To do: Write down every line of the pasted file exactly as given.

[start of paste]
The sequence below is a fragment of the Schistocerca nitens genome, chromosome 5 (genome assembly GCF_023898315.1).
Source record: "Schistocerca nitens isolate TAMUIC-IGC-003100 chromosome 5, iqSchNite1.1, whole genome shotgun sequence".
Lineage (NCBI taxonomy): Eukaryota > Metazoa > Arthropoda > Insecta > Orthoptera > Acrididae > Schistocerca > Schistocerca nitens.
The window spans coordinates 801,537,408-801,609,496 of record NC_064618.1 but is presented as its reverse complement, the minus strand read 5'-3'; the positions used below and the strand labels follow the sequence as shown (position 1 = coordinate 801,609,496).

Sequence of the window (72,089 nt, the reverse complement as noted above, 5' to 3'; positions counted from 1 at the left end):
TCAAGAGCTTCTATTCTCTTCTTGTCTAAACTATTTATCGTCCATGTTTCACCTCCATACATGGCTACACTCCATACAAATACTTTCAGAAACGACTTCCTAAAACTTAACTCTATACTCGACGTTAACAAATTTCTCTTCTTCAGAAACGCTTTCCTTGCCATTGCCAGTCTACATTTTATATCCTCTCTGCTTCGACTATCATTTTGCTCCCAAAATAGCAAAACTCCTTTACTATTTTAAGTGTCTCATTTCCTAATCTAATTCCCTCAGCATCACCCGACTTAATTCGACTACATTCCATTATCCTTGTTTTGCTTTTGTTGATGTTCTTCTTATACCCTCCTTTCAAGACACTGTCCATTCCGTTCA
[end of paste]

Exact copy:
The sequence below is a fragment of the Schistocerca nitens genome, chromosome 5 (genome assembly GCF_023898315.1).
Source record: "Schistocerca nitens isolate TAMUIC-IGC-003100 chromosome 5, iqSchNite1.1, whole genome shotgun sequence".
Lineage (NCBI taxonomy): Eukaryota > Metazoa > Arthropoda > Insecta > Orthoptera > Acrididae > Schistocerca > Schistocerca nitens.
The window spans coordinates 801,537,408-801,609,496 of record NC_064618.1 but is presented as its reverse complement, the minus strand read 5'-3'; the positions used below and the strand labels follow the sequence as shown (position 1 = coordinate 801,609,496).

Sequence of the window (72,089 nt, the reverse complement as noted above, 5' to 3'; positions counted from 1 at the left end):
TCAAGAGCTTCTATTCTCTTCTTGTCTAAACTATTTATCGTCCATGTTTCACCTCCATACATGGCTACACTCCATACAAATACTTTCAGAAACGACTTCCTAAAACTTAACTCTATACTCGACGTTAACAAATTTCTCTTCTTCAGAAACGCTTTCCTTGCCATTGCCAGTCTACATTTTATATCCTCTCTGCTTCGACTATCATTTTGCTCCCAAAATAGCAAAACTCCTTTACTATTTTAAGTGTCTCATTTCCTAATCTAATTCCCTCAGCATCACCCGACTTAATTCGACTACATTCCATTATCCTTGTTTTGCTTTTGTTGATGTTCTTCTTATACCCTCCTTTCAAGACACTGTCCATTCCGTTCA